How Big Pun Changed My Life

How Big Pun Changed My LifeOn the anniversary of Big Pun’s death, I couldn’t help thinking..

I didn’t speak to Big Pun as much as I should have.

Being a young producer from the North East Bronx, and being in the studio for the first time with a major label artist, sort of had me on edge. My production partner Mike “Trauma” D, worked at Loud Records at the time so he had established a cool relationship with Pun. We traveled all the way to Staten Island to Mystic Studios to lay the track for “Capital Punishment”. I didn’t really know what to expect, I was just happy to be doing this music producer thing. Little did I know, I would be part of a hip-hop classic in the making, and how my life would never be the same after that session.For some damn reason the ASR-10 (Advanced Sampling Recorder) rack in the studio fried my floppy disc. Being the cautious person that I am, I made not only 2, but 3 copies just for times like these. The ASR-10 just didn’t want to load the beat and systematically destroyed all the copies I had.  The beat just couldn’t get laid that day. We had to return back to Mystic, this time I brought my zip drive (remember those?) and we were able to lay the track. To my horror, Pun wanted us to reprogram the track, and the sequence was at my crib studio on my computer.

Back to the drawing board.

So we went back and reprogrammed the track. Did all the final touches.  It was a while before we were called in to lay the track.  I was nervous Pun might’ve lost interest in the record. Out of no where, we got the call to lay the track a final time. Pun wanted that beat something bad. This time I had already laid the track on digital audio tape, so Sounboy (the engineer) transferred it to analog reel with no problem. They bought in a chair in the booth, Pun went in, and we watched history unfold that night. Prospect went in after Pun laid his verses, and “Capital Punishment” was born. It was the last record Pun recorded for the album, and it was the title track for the album.

“Capital Punishment” was the first record we produced commercially. We were happy just to be a part of the project. Then it happened. “Capital Punishment” Certified Gold. Then, it Certified Platinum. That’s when my life started to changed. Pun gave us a shot, he didn’t have to, but he believed in what we were bringing to the table musically. With the success of “Capital Punishment”, we started to get more opportunities in the industry.  “Capital Punishment” opened up doors, and enabled me to travel out of New York and work with some of hip-hop’s elite across the country. We started getting press, etc.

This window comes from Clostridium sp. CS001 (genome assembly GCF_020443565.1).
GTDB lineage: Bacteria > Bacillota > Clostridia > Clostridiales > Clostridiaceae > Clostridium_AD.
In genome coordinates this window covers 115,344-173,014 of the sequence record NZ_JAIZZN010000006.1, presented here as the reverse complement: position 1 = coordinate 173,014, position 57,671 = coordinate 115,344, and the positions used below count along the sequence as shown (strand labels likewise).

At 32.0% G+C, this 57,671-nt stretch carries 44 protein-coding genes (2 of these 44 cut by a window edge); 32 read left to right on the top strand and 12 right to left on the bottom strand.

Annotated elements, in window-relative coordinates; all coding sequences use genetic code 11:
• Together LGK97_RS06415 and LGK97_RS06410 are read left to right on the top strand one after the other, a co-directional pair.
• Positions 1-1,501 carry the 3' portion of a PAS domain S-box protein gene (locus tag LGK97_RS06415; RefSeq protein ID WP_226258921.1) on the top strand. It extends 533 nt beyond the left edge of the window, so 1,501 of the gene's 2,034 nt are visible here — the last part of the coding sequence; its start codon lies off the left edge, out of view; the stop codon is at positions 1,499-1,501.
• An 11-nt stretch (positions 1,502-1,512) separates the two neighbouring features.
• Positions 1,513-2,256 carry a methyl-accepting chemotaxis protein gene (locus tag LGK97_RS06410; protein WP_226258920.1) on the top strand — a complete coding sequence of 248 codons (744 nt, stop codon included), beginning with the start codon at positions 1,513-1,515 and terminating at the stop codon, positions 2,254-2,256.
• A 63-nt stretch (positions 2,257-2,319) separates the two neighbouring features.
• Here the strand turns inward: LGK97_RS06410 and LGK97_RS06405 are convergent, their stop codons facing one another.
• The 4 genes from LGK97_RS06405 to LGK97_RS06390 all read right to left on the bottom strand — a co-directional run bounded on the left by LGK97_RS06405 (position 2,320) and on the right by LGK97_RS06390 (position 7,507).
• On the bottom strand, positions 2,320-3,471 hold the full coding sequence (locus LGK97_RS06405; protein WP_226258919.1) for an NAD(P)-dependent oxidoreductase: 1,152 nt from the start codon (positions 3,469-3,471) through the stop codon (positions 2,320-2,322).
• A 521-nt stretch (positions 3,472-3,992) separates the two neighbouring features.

The Terror Squad Album came next, Pun called on us to give him some more heat and we delivered “Triple Threat”. Soon after, Pun was working on his sophomore LP, “Yeeah Baby”. Our working relationship with Pun was solid so we got “Leatherface” to him. Funny thing about the “Leatherface” record, it was originally intended for Wu-tang’s Raekwon and Ghostface Killah.  It didn’t work out and found it’s way to Pun. I guess it was meant to be. I remember us going to Sony studios to mix the record. At the time Pun’s home was being renovated and his kids and wife were at the studio while he was working. “Leatherface” ended up being the B-Side to his single “It’s So Hard”. Both records were getting played on New York radio, things were looking extra good.

That mixing session at Sony would be the last time I saw Pun alive.

We traveled to L.A. to do a remix for “Leatherface” with alternative metal band the Deftones. Shortly after we landed in L.A, we got the call that Pun passed due to a massive heart attack. We were numb. The rest of the day I felt like I was in a fog. We had to pick up Pun’s A&R on the project from the airport, and broke the news to him. Needless to say he took it hard, as he was very close to Pun and his family. We then made our way to Jonathan Rifkind’s (VP Loud Records) home in Beverly Hills. Steve Rifkind (Pres. Loud Records) was on vacation in Hawaii, he flew back to Cali, and we met him at the airport to take a private jet back to New Jersey where Fat Joe stayed. We spent that morning after with Fat Joe as he did radio interviews for Hot 97 in New York. He spoke on how Pun impacted his life, and how Pun would be a legend in hip-hop. He was definitely right about that.

I didn’t speak to Big Pun as much as I should have.

I never got the chance to say thank you for helping me live out this dream. For giving a young dude from the Bronx an opportunity to better his life, and go places I’ve never gone before.

Big Pun is a Hip-Hop legend. He changed my life, and I will always be grateful for that.

R.I.P. Big Pun